Service Workers

Service Workers

Learn about the role of service workers in Progressive web apps

Hello folks!! In this article, we'll learn about service workers and their role in creating progressive web apps.

🎯 Introduction

A service worker is a script that runs in the background of a web page, separate from the main page thread.

They are simply a javascript file but not exactly the same as a normal javascript file.

So whenever we create some kind of website we might have a mix of HTML, CSS and javascript files and then we upload those files to the server. When we request them by going to the web address we see them in the browser. Normal javascript file runs on a single thread inside the browser which is tightly coupled with the HTML page and it can access the DOM and manipulate the page content.

Now, when we create a service worker javascript file, it doesn't run on the same thread as our normal javascript file. It runs on a different thread in another part of the browser isolated away from the HTML page. That is why it does not have access to the DOM. So we cannot directly read, change or remove page content.

Service workers are background process. Their job is to provide an app-like functionality by listening and reacting to the events which occur in the browser.

Service worker listens to events such as fetch HTTP requests made by the browser.

🎯 Service Worker Life Cycle

Service Worker follows the following lifecycle:

  1. Register: first register the service worker with the browser. From our normal javascript file (e.g. app.js), we register a service worker basically telling the browser that a certain javascript file (e.g. sw.js) should be registered as a service worker and put onto that separate thread.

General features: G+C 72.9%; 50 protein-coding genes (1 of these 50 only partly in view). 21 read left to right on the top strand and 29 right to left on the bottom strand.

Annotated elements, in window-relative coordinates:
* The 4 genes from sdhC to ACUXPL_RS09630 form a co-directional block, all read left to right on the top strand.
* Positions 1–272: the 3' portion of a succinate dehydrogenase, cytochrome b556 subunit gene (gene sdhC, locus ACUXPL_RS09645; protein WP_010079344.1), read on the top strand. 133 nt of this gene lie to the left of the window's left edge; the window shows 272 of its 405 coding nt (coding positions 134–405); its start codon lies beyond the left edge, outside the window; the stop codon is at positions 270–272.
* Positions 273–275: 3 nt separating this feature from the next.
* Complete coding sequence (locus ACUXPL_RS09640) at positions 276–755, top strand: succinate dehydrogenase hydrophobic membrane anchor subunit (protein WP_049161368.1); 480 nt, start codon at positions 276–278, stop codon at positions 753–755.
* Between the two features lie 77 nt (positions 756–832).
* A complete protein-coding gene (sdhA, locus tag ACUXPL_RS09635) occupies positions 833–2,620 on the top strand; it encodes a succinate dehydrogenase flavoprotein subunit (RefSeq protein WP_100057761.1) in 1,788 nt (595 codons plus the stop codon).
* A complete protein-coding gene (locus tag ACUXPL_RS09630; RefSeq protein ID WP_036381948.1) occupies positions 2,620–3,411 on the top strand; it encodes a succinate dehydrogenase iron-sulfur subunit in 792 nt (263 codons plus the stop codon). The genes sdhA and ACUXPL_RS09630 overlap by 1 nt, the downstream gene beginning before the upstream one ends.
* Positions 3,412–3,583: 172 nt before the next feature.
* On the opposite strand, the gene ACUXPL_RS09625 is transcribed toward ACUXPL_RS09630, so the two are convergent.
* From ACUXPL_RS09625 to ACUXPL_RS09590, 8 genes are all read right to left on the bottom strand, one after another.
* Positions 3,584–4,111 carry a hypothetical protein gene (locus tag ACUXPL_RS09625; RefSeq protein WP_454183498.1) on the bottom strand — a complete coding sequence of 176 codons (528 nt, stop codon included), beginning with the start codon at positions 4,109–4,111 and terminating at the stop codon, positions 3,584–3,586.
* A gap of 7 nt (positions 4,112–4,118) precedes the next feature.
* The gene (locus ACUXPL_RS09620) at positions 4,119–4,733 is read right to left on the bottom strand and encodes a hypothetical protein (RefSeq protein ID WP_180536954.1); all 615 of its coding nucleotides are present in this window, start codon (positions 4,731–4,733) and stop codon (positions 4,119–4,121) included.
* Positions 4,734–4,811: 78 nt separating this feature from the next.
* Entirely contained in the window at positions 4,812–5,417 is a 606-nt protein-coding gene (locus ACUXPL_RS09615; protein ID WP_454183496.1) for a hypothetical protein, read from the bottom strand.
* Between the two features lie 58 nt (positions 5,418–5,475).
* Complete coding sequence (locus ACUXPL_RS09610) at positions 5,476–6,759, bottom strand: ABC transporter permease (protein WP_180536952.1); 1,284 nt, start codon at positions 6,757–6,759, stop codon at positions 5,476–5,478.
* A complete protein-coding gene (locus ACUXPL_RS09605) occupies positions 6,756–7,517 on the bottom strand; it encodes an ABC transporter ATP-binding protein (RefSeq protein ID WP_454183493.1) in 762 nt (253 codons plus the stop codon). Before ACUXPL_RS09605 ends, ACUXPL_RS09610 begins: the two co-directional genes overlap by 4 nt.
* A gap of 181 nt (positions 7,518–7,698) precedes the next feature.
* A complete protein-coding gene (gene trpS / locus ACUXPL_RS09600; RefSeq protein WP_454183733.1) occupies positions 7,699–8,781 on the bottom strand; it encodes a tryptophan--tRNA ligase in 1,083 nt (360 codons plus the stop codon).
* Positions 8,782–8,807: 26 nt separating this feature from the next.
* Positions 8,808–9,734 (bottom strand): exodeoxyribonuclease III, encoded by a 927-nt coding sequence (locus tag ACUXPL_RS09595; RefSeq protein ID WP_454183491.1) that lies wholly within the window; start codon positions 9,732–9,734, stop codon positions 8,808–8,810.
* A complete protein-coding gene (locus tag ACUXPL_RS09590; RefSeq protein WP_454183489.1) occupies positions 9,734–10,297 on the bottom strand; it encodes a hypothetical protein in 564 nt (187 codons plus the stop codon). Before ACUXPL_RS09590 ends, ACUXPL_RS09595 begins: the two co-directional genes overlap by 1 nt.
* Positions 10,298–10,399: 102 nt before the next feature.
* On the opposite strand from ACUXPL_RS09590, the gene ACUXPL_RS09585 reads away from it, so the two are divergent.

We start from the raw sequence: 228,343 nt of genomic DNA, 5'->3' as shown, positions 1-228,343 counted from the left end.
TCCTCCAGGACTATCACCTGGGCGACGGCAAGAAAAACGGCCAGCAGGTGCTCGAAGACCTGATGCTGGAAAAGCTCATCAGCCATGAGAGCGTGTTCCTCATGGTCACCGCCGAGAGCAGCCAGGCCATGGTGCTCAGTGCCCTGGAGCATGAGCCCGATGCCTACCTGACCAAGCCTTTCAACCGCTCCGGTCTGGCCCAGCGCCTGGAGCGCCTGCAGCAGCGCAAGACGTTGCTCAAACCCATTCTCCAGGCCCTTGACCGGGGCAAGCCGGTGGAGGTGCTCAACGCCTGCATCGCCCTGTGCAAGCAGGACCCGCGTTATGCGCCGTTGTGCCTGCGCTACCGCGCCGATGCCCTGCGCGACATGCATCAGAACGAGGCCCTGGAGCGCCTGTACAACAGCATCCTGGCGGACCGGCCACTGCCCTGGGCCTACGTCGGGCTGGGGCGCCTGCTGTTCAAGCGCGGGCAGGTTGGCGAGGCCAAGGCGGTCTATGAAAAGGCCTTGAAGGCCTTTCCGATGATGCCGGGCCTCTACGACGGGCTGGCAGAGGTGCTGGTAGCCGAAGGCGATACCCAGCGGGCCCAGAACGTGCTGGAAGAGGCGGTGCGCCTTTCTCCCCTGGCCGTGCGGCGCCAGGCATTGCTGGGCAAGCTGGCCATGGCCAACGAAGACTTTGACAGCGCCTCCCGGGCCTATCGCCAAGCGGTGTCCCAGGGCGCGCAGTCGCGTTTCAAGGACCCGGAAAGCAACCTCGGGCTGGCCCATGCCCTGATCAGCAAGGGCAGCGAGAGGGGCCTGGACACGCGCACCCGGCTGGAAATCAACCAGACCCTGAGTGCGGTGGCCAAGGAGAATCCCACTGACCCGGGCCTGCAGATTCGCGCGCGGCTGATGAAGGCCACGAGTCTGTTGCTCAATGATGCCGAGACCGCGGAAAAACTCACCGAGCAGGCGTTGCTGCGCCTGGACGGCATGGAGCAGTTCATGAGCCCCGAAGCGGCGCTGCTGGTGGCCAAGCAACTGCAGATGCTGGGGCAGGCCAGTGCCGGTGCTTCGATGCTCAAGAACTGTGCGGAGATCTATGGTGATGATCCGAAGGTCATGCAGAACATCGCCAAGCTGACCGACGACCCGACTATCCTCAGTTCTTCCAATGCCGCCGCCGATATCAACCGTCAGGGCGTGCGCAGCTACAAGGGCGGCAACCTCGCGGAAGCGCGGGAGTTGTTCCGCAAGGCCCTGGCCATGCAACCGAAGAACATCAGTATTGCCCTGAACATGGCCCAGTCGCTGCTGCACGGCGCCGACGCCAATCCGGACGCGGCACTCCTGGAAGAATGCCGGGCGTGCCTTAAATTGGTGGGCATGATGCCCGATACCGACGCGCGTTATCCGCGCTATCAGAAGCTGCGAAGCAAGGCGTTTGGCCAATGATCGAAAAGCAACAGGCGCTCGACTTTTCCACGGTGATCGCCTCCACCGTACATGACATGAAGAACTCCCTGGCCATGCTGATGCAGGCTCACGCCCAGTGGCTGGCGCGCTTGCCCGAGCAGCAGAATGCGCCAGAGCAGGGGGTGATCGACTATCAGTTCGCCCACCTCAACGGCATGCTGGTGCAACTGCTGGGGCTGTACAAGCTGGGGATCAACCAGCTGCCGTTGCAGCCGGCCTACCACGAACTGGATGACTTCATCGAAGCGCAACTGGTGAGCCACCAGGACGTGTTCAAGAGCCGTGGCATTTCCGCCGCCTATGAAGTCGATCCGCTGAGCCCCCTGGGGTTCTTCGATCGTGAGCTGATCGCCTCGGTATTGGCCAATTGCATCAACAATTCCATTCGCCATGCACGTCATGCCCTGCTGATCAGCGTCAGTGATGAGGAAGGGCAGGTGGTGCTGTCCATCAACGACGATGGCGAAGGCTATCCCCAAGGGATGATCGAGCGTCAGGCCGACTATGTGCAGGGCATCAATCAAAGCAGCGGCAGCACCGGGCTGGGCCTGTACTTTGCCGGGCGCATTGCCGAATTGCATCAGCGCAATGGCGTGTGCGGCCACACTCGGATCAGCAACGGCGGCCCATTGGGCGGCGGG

2. Install: After the registration, the browser downloads and installs the service worker script. We can listen to this lifecycle event inside the `sw.js` file itself. This event is fired only once when the service worker is registered. Or the code inside the service worker file has changed since the last time it was installed in the browser.

  3. Active: When the service worker is installed it becomes active. Once the service worker is active, it can access all the different pages and all the different files inside its scope.

    If we made some changes in the service worker file then it will become active only when all the instances of our app are closed.

  4. Fetch and Cache: When a fetch event occurs, the service worker intercepts the network request and can respond with cached assets instead of making a network request. This allows the service worker to serve content even when the user is offline. The service worker can also update the cache with fresh content from the network when available.

  5. Update: When a new version of the service worker is detected by the browser, it is downloaded and installed in the background. The new version enters a "waiting" state while the currently active service worker handles any ongoing events. Once all tabs using the old service worker are closed, the new version takes control during the activation phase, and the cycle continues.

🎯 Advantages

Service workers help to achieve all the things that you would expect in a modern app that runs on a mobile device like:

  • Load Content Offline: you still open and view the app without any internet connection by using cached assets and data.

  • Use Background Sync: If a user tries to perform an action while they're offline that normally requires a connection, then it will perform an action in the background when a connection is re-established.

  • Use Push Notifications: Our app can notify users on a device

🎯 Wrap Up!!

That's all for this article. Thank you for your time!! Let's connect to learn and grow together. LinkedIn Twitter Instagram